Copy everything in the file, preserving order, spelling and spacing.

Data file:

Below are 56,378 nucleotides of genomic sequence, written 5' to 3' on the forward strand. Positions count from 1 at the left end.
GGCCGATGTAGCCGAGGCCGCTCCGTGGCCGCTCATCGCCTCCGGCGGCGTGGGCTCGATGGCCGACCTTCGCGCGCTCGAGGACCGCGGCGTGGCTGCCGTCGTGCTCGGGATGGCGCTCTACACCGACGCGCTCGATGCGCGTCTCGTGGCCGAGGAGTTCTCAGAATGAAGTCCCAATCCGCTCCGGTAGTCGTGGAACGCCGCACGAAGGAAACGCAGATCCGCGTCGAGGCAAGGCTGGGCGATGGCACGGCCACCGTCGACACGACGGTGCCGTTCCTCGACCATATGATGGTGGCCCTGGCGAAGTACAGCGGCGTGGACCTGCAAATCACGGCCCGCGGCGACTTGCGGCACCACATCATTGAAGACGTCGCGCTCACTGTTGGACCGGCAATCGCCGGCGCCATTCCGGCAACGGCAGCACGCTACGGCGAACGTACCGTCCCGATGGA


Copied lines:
Below are 56,378 nucleotides of genomic sequence, written 5' to 3' on the forward strand. Positions count from 1 at the left end.
GGCCGATGTAGCCGAGGCCGCTCCGTGGCCGCTCATCGCCTCCGGCGGCGTGGGCTCGATGGCCGACCTTCGCGCGCTCGAGGACCGCGGCGTGGCTGCCGTCGTGCTCGGGATGGCGCTCTACACCGACGCGCTCGATGCGCGTCTCGTGGCCGAGGAGTTCTCAGAATGAAGTCCCAATCCGCTCCGGTAGTCGTGGAACGCCGCACGAAGGAAACGCAGATCCGCGTCGAGGCAAGGCTGGGCGATGGCACGGCCACCGTCGACACGACGGTGCCGTTCCTCGACCATATGATGGTGGCCCTGGCGAAGTACAGCGGCGTGGACCTGCAAATCACGGCCCGCGGCGACTTGCGGCACCACATCATTGAAGACGTCGCGCTCACTGTTGGACCGGCAATCGCCGGCGCCATTCCGGCAACGGCAGCACGCTACGGCGAACGTACCGTCCCGATGGA